But eventually I found a live tree and sat out the sprinkles for about 15 minutes before continuing on my way.

The water source 22 miles at the end of the day actually wasn't on the trail at all--it was located about half a mile off trail, down a steep slope, in a stagnant pond named Baldy Lake. On my map, it looked like a pond and I hoped it wasn't stagnant--I'm not a big fan of drinking stagnant water since I don't treat my water--but it look fairly large on my map and I hoped there might still be a small spring or snow melt feeding into it helping to keep the water fresh and clean.

I hated the idea of traveling half a mile off trail to get water, but the next source was another 4 miles away and I was too tired and it was too late in the day for me to make it that far. Nope, I had to reply on Baldy Lake.

I followed the side trail down a steep slope that descended a couple of hundred feet, dreading every step of it and knowing I'd have to climb back up again in the morning. Ugh! It was the first time on the trail I had to go off trail to get water!


Down at the lake, I was disappointed again to find that the water was stagnant, and clearly shrinking in size as the season had progressed. I could see stuff floating in the water and thick mud lined the banks. Also! There was a tent set up by the lake.

"Hello!" I said, welcoming my new neighbors, but I only heard silence in reply.

"Is anyone in there?" I asked the tent, and again there was no reply.

That seemed odd. I briefly wondered what the possibility was that there was a dead person in the tent right then, but discounted it as unlikely. If I had to guess, whoever it was had set up camp then went out for a day hike and hadn't returned yet.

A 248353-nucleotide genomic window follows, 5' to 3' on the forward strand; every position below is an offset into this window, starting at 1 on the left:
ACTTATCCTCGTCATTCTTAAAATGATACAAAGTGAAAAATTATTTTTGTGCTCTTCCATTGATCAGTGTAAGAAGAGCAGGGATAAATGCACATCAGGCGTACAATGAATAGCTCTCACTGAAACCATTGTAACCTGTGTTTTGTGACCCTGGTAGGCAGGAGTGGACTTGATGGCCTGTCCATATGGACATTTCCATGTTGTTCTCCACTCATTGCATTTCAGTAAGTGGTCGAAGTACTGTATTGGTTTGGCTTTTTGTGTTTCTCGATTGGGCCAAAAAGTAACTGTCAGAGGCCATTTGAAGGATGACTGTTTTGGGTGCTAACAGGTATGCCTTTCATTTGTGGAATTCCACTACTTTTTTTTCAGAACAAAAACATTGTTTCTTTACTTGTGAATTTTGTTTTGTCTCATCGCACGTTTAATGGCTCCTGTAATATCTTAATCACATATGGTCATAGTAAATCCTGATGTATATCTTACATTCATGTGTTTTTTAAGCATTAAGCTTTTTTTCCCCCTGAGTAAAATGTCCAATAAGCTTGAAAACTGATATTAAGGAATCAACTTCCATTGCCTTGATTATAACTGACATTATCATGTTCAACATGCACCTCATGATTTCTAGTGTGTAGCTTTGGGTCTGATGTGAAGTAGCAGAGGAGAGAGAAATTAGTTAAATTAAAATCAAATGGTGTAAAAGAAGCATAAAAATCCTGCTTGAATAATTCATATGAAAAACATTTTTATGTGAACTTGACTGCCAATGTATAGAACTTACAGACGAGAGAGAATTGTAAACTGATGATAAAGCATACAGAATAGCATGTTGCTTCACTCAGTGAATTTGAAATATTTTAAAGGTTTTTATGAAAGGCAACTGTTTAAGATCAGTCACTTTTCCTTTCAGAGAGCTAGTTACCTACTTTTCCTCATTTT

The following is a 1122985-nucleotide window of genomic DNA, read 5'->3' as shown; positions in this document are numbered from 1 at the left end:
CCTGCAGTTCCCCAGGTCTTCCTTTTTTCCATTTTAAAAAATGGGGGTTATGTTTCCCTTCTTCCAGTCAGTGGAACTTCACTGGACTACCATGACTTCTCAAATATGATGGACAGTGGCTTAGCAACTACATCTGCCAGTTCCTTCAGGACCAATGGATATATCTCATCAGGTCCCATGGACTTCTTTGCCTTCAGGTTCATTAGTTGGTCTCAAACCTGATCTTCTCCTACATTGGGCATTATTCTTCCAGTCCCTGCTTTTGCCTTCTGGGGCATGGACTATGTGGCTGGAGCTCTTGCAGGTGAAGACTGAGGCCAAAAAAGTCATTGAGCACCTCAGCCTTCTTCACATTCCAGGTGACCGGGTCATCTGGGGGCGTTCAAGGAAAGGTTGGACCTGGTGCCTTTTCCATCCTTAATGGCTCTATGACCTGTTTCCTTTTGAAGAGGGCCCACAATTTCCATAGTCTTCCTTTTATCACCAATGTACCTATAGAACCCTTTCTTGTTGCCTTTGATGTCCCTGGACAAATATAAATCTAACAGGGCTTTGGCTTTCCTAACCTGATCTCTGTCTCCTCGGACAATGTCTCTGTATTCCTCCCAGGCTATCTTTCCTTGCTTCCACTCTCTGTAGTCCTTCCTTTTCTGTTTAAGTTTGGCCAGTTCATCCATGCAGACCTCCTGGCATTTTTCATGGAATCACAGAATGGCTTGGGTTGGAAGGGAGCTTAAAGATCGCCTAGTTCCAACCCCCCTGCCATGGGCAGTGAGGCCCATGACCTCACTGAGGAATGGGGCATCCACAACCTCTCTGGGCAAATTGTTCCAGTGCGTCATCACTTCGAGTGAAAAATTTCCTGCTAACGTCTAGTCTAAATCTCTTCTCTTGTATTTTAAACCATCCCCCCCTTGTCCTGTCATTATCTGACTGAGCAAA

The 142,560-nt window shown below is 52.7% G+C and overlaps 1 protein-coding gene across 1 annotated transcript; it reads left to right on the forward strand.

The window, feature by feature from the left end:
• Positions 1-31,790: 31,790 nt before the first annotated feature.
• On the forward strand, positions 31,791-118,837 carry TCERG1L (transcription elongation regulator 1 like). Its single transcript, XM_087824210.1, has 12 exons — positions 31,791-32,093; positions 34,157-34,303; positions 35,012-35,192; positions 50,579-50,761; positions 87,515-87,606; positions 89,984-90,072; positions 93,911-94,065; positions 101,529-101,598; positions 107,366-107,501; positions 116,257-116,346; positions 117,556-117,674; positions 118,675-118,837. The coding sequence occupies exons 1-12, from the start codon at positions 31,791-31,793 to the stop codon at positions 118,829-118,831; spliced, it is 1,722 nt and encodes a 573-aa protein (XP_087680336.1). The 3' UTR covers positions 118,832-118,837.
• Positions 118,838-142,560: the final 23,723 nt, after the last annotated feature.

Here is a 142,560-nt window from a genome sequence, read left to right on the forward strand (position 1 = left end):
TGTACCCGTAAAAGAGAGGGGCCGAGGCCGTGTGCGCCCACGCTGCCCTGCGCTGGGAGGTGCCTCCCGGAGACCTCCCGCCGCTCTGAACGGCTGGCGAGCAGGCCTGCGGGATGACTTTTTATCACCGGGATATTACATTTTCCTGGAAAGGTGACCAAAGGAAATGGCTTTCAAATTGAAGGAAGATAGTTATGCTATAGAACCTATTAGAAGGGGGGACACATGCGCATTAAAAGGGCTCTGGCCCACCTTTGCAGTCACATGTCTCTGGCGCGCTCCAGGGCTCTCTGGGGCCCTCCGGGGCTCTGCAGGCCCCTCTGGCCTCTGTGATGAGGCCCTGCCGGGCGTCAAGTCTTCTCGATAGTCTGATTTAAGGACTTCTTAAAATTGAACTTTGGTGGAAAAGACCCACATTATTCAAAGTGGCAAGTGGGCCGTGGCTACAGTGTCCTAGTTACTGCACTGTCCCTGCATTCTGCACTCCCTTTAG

I laid out my groundsheet, deciding not to set up my tarp unless it actually started raining. I didn't want to bother setting up my tarp again. It seemed like I was setting it up on a daily basis. Sometimes more than once a day when I wanted to get out of an afternoon thunderstorm.

Eventually two guys on motorbikes arrived with guns slung over their shoulders. Hunters, of course. And damn it, more motorbikes? Blah. Obnoxiously loud and annoying things.

The only people I saw all day were all hunters. A couple of times I passed campsites along the trail with large tents and ATVs and although I didn't see anyone, it seemed likely that they were hunters too. The hunters seemed to outnumber the hikers by a wide margin! Seemed like forever since I had last seen a mountain bikers.


These hunters seemed nice enough, though, and we chatted for a bit telling each other about what we were doing. They seemed surprised to learn that I had walked there all the way from Denver. I was surprised that they were from West Virginia--they had all their teeth and everything! (Sorry, I couldn't resist the joke!)